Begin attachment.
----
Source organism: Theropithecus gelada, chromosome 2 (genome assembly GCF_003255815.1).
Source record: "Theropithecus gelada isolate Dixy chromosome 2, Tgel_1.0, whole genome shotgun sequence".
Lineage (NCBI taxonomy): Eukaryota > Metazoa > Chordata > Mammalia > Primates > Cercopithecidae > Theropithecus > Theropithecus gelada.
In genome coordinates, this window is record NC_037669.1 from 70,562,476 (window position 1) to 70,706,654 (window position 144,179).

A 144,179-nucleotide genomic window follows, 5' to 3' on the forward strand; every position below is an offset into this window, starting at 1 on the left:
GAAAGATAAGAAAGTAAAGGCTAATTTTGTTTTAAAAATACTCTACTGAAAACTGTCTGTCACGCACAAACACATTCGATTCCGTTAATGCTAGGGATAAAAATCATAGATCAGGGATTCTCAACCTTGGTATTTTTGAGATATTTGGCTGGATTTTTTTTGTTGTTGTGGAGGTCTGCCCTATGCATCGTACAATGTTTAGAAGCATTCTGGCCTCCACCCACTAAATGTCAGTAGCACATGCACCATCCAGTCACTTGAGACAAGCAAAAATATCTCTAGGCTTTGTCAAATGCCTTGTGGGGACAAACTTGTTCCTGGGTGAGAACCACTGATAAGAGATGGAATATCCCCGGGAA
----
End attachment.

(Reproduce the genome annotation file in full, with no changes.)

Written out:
Source organism: Theropithecus gelada, chromosome 2 (genome assembly GCF_003255815.1).
Source record: "Theropithecus gelada isolate Dixy chromosome 2, Tgel_1.0, whole genome shotgun sequence".
Lineage (NCBI taxonomy): Eukaryota > Metazoa > Chordata > Mammalia > Primates > Cercopithecidae > Theropithecus > Theropithecus gelada.
In genome coordinates, this window is record NC_037669.1 from 70,562,476 (window position 1) to 70,706,654 (window position 144,179).

A 144,179-nucleotide genomic window follows, 5' to 3' on the forward strand; every position below is an offset into this window, starting at 1 on the left:
GAAAGATAAGAAAGTAAAGGCTAATTTTGTTTTAAAAATACTCTACTGAAAACTGTCTGTCACGCACAAACACATTCGATTCCGTTAATGCTAGGGATAAAAATCATAGATCAGGGATTCTCAACCTTGGTATTTTTGAGATATTTGGCTGGATTTTTTTTGTTGTTGTGGAGGTCTGCCCTATGCATCGTACAATGTTTAGAAGCATTCTGGCCTCCACCCACTAAATGTCAGTAGCACATGCACCATCCAGTCACTTGAGACAAGCAAAAATATCTCTAGGCTTTGTCAAATGCCTTGTGGGGACAAACTTGTTCCTGGGTGAGAACCACTGATAAGAGATGGAATATCCCCGGGAA